Xiangqi

Chinese Chess
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Xiangqi, or Chinese Chess, is an extremely popular game in the Eastern Hemisphere. It is currently played by millions (or tens of millions) in China, Taiwan, Thailand, Singapore, Vietnam, Hong Kong and other Asian countries. Xiangqi has remained in its present form for centuries. It is believed that both Xiangqi and Orthodox Chess derive from the original Indian game of Chanturanga.

Xiang Character (xing) Qi 
Character (q ) translates to Elephant Game. In Mandarin it is written as either Xiangqi, Xiang Qi or Hsiang-Ch`i and pronounced "Shiang-Chi". In Cantonese it is written as Jeuhng Keih and pronounced "Junk Kay".

The name Xiangqi has an interesting origin. Of China's four traditional arts -- qin (music), hua (brush painting), shu (calligraphy) and q (strategy games) -- the latter term, qi, provides the final syllable of Xiangqi. There is much literature on Xiangqi, most of it in Chinese. There are, however, a few books available in English and other languages.

Xiangqi sets can be procured from a number of sources. The most obvious of these are shops in the Chinese districts of large cities. Often, such sets are quite cheap, consisting of a paper board and flat wooden counters inscribed with red and black pictograms. These traditional Chinese symbols may appear strange to the western eye, but can easily be recognized with a minimum of practice. (For more sophisticated sets, see below.)

Rules

The board

The Xiangqi board is made up of ten horizontal lines and nine vertical lines. The verticals are interrupted by a central-horizontal void called a river. Two palaces are positioned at opposite sides of the board. Each is distinguished by a cross connecting its four corner points.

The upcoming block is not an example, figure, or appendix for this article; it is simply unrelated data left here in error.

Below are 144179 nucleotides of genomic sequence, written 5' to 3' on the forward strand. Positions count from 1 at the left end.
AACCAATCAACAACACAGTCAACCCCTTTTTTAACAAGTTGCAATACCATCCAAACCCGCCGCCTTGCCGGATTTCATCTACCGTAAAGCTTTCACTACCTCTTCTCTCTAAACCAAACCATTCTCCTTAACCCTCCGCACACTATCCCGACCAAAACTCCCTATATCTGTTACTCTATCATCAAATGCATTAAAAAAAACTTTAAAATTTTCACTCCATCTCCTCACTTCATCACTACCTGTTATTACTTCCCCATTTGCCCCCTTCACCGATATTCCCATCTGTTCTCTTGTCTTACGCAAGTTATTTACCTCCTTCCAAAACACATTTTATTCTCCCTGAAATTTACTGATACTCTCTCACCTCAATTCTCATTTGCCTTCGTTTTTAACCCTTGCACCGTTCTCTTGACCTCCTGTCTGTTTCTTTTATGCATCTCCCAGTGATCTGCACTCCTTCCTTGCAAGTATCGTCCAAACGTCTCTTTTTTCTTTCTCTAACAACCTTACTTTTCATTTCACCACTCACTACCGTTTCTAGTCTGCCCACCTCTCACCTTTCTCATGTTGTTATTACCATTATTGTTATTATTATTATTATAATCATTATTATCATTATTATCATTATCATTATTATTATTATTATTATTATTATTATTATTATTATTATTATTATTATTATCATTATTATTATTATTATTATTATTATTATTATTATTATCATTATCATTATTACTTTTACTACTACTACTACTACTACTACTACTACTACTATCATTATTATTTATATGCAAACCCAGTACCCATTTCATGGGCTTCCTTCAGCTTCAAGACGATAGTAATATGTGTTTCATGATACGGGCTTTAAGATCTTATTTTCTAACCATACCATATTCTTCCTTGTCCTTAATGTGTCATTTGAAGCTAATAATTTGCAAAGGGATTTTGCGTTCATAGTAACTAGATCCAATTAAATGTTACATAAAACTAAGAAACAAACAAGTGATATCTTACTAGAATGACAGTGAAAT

Diagram of Xiangqi board

The above board shows various L-shaped markings in order to distinguish the setup points of Pawns and Cannons. These markings are not present on all commercial boards.

Pieces

Each player has the following pieces:

2 Rooks (R) (or chariots)
2 Knights (N) (or horses)
2 Elephants (M) (or bishops or ministers)
2 Mandarins (G) (or advisors or assistants or guards)
1 King (K) (or generals)
2 Cannons (C)
5 Pawns (P) (or soldiers)

The Xiangqi array is shown below:

Diagram of Xiangqi board with initial array of pieces
Traditional Pieces

Diagram of Xiangqi board with initial array of westernized pieces
Westernized Pieces

From left to right on the bottom and top rows, you see: a Rook, a Knight, a Minister, a Guard, a King, a Guard, a Minister, a Knight, and a Rook. On the third rows, you see the Cannons, and on the fourth row you see the Pawns. Pieces at the bottom half are red.

Chinese Pieces Movement Westernized Pieces
Red RookBlack Rook

Rooks

The Rook moves as an orthodox Rook. (See Rook for more information.)
Red RookBlack Rook
Red KnightBlack Knight

Knights (Mao)

The Knight moves one point orthogonally followed by one point outward-diagonally. It may not leap over occupied points. (See Mao for more information.)
Red KnightBlack Knight
Red ElephantBlack Elephant

Elephants